Archive for George Duvivier

45° Angle

Posted in Jazz with tags , , , , on February 24, 2018 by telescoper

Some time ago I posted a piece of music by Dick Twardzik from the mid-50s. The jazz piano scene in those days was so heavily dominated by Thelonious Monk and Bud Powell that pianists seem to struggle to find their own voice in the space created by those two. Twardzik certainly succeeded, though he died very young. Well, here’s another track from roughly the same period (1957) featuring another underrated musician who solved this problem in a different way. This fine track, undoubtedly influenced by Monk and Powell, but at the same time with its own sound, is by Herbie Nicholls, playing his own composition 45° Angle with the excellent George Duvivier on bass and Dannie Richmond on drums. Enjoy!

They Can’t Take That Away From Me

Posted in Jazz with tags , , , , , , , on November 10, 2016 by telescoper

This seems an appropriate piece of music for these days. It’s an unusual but deeply moving performance by the  legendary Lester Young who  was best known as a tenor saxophonist, but decided to play clarinet on two numbers that wound up on an album called Laughin’ to Keep from Cryin’. I have the original vinyl LP, which was issued on the Verve label, but it’s still waiting for me to transfer it to digital. The other members of the band are Roy Eldridge and Harry Edison (trumpets), Herb Ellis (guitar), Hank Jones (piano), George Duvivier (bass) and Mickey Sheen (drums).There were lots of problems making the record, apparently, but it did produce some fine music including this devastatingly tragic version of the standard They Can’t Take That Away From Me which is among the very best recordings he ever made.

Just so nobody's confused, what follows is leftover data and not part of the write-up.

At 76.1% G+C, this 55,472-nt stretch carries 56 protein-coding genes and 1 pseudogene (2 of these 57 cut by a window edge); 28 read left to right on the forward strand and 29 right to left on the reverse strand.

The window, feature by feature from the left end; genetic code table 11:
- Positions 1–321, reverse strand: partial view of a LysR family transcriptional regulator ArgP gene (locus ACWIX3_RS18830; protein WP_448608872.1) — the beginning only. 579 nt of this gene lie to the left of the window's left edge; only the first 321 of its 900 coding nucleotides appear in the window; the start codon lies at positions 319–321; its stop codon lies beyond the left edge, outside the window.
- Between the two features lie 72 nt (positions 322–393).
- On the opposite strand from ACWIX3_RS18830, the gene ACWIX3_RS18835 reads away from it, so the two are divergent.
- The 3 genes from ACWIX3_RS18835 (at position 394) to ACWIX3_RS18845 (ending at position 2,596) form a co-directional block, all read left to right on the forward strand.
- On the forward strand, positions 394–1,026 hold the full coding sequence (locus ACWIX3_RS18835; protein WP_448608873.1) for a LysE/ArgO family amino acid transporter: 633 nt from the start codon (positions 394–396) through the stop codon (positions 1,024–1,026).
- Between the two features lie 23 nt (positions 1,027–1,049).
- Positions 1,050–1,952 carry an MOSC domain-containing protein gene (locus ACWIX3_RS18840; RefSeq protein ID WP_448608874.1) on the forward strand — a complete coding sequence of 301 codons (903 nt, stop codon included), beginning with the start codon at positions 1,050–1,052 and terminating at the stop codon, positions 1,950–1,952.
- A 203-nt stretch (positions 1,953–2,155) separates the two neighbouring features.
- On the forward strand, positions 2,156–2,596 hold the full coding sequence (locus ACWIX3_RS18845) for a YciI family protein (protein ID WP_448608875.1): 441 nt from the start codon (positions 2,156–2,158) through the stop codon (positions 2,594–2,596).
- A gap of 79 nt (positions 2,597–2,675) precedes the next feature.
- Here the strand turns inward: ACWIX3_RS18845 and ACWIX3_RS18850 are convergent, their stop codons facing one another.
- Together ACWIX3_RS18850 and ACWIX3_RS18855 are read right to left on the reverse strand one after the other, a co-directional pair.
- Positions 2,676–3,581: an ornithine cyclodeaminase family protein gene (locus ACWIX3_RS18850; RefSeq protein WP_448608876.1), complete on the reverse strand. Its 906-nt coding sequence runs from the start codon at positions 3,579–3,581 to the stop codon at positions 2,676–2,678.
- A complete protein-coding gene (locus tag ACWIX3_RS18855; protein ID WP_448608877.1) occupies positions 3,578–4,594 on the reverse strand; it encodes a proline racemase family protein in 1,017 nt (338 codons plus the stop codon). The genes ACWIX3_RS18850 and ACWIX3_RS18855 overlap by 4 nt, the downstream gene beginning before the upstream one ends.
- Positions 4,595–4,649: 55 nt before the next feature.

At the time of this recording, in February 1958, Lester Young was terminally ill with cancer – he died just a year later at the age of 49.  Despite being barely able to stand, struggling with his breath control, and playing almost in slow motion, he manages to cast his fading light over this tune in a way that’s heartbreaking as well as beautiful.

Laughin’ to Keep from Cryin’

Posted in Jazz with tags , , , , , , on March 13, 2012 by telescoper

Neither the time nor the energy to post anything other than a bit of music, so I’ve picked a track someone happens to have posted on Youtube. I have Laughin’ to Keep from Cryin’ the original vinyl LP on the Verve label, but it’s still waiting for me to transfer it to digital. I love this record so much because it’s so joyful and at the same time so tragic. There’s some wonderfully upbeat stuff from the two trumpeters, the great Harry “Sweets” Edison (whom I’ve had the privilege to hear play live), who opens the piece, and then the perhaps even greater Roy Eldridge, but it’s also one of the last recordings made by legendary saxophonist Lester Young who was terminally ill with cancer at the time of this session in February 1958; he died just a year later. His formerly smooth tenor tone now ragged, barely able to stand or hold the saxophone, and playing almost in slow motion, he nevertheless manages to cast his fading light over the latter part of this tune and conjure up something quite magical. The other members of the band are Herb Ellis (guitar), Hank Jones (piano), George Duvivier (bass) and Mickey Sheen (drums) and this track is called Romping.